Let’s see how two stores are integrating the Co-op Advantage brand into their marketing materials and in-store experience while maintaining their own unique store brands.

Valley Natural Foods: Burnsville, Minn.
When Charli Mills joined Valley Natural Foods five years ago as its marketing manager, the co-op was just six months away from opening in its new location. Mills was handed a golden opportunity—to develop a cohesive brand identity.

For the relocation, Valley Natural Foods management partnered with RetailWorks to create a new visual system that would define a specific brand experience (a Northwoods theme) that beckons the adventurous spirit in shoppers. Messages about “exploring” and “experience” filled the store. Aisles were called “trails,” and design elements included birch accents and evergreen trees. When designers from RetailWorks proposed a font for the trail signs, Mills recognized its uniqueness. The Mordred font became the co-op’s new logo. The store’s color palette used hues of sage-green, rust, and butter-yellow. Mills adapted the Valley Natural Foods member newsletter to reflect the messages and design elements found in-store.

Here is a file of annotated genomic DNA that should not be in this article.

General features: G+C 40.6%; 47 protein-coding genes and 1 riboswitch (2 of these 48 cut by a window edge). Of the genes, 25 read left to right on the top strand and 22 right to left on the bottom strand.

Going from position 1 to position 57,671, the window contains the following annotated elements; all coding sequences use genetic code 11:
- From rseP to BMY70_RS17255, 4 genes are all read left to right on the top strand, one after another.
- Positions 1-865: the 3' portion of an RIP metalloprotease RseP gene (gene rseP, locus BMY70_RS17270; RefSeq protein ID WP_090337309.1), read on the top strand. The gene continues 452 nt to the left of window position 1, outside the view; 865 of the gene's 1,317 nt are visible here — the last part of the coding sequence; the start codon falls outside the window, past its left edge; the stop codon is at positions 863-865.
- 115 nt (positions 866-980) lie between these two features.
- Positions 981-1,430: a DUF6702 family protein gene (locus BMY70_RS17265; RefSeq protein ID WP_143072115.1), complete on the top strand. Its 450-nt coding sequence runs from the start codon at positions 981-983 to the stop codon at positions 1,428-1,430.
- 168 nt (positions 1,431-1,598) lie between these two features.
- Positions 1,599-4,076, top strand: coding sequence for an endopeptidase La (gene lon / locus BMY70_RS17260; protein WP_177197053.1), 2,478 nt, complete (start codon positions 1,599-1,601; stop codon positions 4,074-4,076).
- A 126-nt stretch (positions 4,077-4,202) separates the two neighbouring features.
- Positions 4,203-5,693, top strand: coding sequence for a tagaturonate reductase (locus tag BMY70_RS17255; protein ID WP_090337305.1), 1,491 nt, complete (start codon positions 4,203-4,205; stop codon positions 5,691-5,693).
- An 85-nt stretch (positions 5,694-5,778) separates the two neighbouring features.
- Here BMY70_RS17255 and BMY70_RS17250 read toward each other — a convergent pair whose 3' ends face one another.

When the recently updated Co-op Advantage brand assets were made available to association members, Charli reviewed them and determined which elements would aesthetically complement her co-op’s brand. She already had a user friendly signage program in place—a sign for member specials, for CAP specials, and for storewide specials—so it was just a matter of integrating the new Co-op Advantage assets.

“I was already following the CAP shelf sign layout, and it seemed to work for promoting our storewide specials too, which we identify by using our store logo. As far as the color and font palette goes, we selected a few colors from the Co-op Advantage brand guide that complement our colors, and we chose to use the Co-op Advantage ‘Whitman’ font for body copy,” said Mills. Now the signs for CAP specials and storewide specials share a similar look.

Mills conducts quarterly brand audits with her peers and store staff. The audit also includes a review of Co-op Advantage materials. “Our first brand audit revealed that our shelf signs were really getting out of hand. They would be exposed to water, have layers of tape on them and be hand-written,” she said. Mills created a visual display to demonstrate to management what the customer sees. “I put bad examples on one side and good examples on the other. It became obvious which side of signs gave the right impression to our customers.” Mills continued, “We are currently working on initiatives to further empower staff to monitor store signs and help create a clean and consistent shopping experience.”